Ada and the Engine

Ada and the Engine
By Lauren Gunderson. Glenbrook Players, NSW. May 12 – 20, 2023

Ada and the Engine is a period drama set at the dawn of the British Industrial Revolution centring around historical figure Ada Lovelace (Rebecca Dean). Lovelace is described as the first computer programmer who, along with Charles Babbage (John Forbes), theorised analytic engines capable of taking commands to solve various mathematical questions. Director Heather McGreal and the cast at Glenbrook Players take on the task of making maths compelling, and it is an A+.

Ada Lovelace is the daughter of the notorious Lord Byron (played by 17 year old Zak Harrison), haunted by a father she never knew with an ever-present mother (Angela Pezzano) in her ear trying to instruct her not to talk maths while forcibly orchestrating a relationship with respectable suitor, Lord Lovelace (Anthony Ashdown). It is an often impossible task given maths practically spills out of Ada.

McGreal, along with set designer Wilver Valasco, cleverly use the space with simple furnishings. A desk each for Ada and Charles on opposite sides of the stage suggesting the physical distance placed between the two (hint – - it is worth taking a closer look at Charles’ desk), a chaise and 2 chairs with small table are all that is needed to suggest a range of scenes. No set pieces come on or off, a stagehand not seen. Simple and elegant. The passing of time occurs via Sam Hardaker’s lighting design and exchanging of letters as the real love story between Ada and Charles unfolds - the two genius minds corresponding through time and space - a natural chemistry flowing as they spark and inspire each other, propelling theories forward over correspondence. The characters are played genuinely, and complex relationships laid bare, soulmates destined never to be together apart from the melding of minds. No wonder a baffled Lord Lovelace banishes Babbage when the mathematical dance of words and numbers become very sexy during a flurry of banter right in front of him.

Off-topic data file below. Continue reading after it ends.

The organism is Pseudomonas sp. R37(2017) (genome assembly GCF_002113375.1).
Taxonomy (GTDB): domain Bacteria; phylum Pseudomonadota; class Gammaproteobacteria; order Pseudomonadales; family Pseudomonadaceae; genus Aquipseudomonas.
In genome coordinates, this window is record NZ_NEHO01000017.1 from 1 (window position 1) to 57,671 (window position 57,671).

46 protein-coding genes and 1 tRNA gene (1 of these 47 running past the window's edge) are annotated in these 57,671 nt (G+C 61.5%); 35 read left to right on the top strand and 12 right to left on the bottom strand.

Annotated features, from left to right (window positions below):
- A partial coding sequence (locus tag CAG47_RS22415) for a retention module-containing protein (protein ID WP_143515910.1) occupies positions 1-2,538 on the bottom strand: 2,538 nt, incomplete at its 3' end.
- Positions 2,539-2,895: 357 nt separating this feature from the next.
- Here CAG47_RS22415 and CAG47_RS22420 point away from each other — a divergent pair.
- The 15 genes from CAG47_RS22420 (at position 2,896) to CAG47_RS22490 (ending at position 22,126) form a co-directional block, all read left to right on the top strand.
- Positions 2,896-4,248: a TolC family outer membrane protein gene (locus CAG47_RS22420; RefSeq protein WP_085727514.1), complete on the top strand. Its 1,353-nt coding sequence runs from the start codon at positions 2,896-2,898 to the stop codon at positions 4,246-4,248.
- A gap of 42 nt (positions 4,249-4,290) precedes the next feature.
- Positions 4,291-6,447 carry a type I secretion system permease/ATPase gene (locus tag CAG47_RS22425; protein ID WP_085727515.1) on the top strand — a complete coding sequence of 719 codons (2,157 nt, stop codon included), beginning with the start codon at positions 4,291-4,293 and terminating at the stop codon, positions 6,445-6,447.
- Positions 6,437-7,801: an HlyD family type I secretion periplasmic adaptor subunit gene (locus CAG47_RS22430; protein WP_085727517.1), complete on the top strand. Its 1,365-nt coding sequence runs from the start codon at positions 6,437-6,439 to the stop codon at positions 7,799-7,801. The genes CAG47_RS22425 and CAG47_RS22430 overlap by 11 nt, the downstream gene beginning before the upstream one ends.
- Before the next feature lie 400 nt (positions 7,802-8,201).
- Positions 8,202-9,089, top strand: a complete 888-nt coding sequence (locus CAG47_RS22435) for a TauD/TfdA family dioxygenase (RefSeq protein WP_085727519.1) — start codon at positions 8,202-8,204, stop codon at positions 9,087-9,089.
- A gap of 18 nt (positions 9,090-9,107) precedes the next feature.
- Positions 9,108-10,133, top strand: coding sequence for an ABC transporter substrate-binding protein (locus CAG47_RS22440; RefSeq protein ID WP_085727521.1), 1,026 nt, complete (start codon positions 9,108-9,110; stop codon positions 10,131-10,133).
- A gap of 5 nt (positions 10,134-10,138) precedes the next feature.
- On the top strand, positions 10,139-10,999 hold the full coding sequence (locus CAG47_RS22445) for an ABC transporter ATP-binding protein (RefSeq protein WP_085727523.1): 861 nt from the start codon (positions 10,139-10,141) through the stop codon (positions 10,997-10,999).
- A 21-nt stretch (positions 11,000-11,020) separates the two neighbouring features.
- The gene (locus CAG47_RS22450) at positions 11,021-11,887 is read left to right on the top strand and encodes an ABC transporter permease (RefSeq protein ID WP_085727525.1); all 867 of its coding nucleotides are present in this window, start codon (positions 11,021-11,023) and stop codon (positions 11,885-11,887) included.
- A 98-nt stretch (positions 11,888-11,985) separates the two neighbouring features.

It is clear that this is a passion project for McGreal, handled with love and care. Yes, the script is a good one. There is so much layered into it with puns and references hidden like little gems for the audience to discover, but these were real people. They lived, loved and breathed and needed to be handled respectfully. She allows the actors to feel and to sit in the silence at times, often resulting in captivating magical moments. The presence of movement choreographed by Anthony Ashdown and music add at times a compelling layer. McGreal and Ian Bate have chosen a beautiful soundtrack, while numbers, formulas and codes climb the walls quietly via projections designed by Ainsley Yardley as a backdrop often accompanying the sparking of genius between Ada and Charles or Ada alone.

Now, if you want someone on costumes it’s without a doubt Barbara Vasilescu, who is I’m sure running about backstage with an iron perfecting costumes before they dare appear on stage. Not a wrinkle, not a crease and fitted like they were made for each actor. Couple that with McGreals passion for historical attire and you know the costumes will be chef’s kiss stunning, and they are. Beautiful gowns that’s swish and swirl and all the layers.

McGreal has selected a blue ribbon cast. Ashdown’s Lord Lovelace, a man of his time loving a woman who he will never understand and whose heart would never be his. At times Lord Lovelace is seemingly cold and inconsiderate but the layered vulnerability was played wonderfully. Lady Byron is equally haunted by Lord Byron and spends a lot of the time trying to pluck him from her daughter, projecting her own disdain for him onto Ada. She does not understand her complicated daughter’s brilliance and separates her from Babbage, often appearing cruel and heartless. A difficult role to play, well handled by Pezzano. Charles Babbage’s tormented brilliance and steadfast love for the woman he could never have was both touching and devastating. Zak Harrison plays the coveted role of Lord Byron, who appears mostly as a ghostly vision, and Michelle O’Reilly has some lovely moments as Mary Somerville. 

The star of the show is ultimately Rebecca Dean; her excitement is contagious as she delivers impassioned monologues and letters filled with numbers and theories tumbling and flowing like a river. Dean has developed the character, trying to be what a woman should be while tangling with her curiosity and mathematical genius. We watch her from bright eyed youngster, to wife, mother and author in her mid 30’s. Dean is breathtaking, and members of the audience rose to their feet in appreciation. The journey was a beautiful one to watch with Dean capturing her warmth, passion, zest and finally fragility. 

Ada and the Engine is a history lesson in math I didn’t know I needed, beautifully and thoughtfully presented by the team at Glenbrook. McGreal ends the show with a montage that pays homage to women in science over the years. It is an empowering and moving tribute. Make sure to duck into the adjoining hall to grab a cuppa and see more of these incredible women in history on display.

Nicole Smith

Photographer: Aurel Vasilescu

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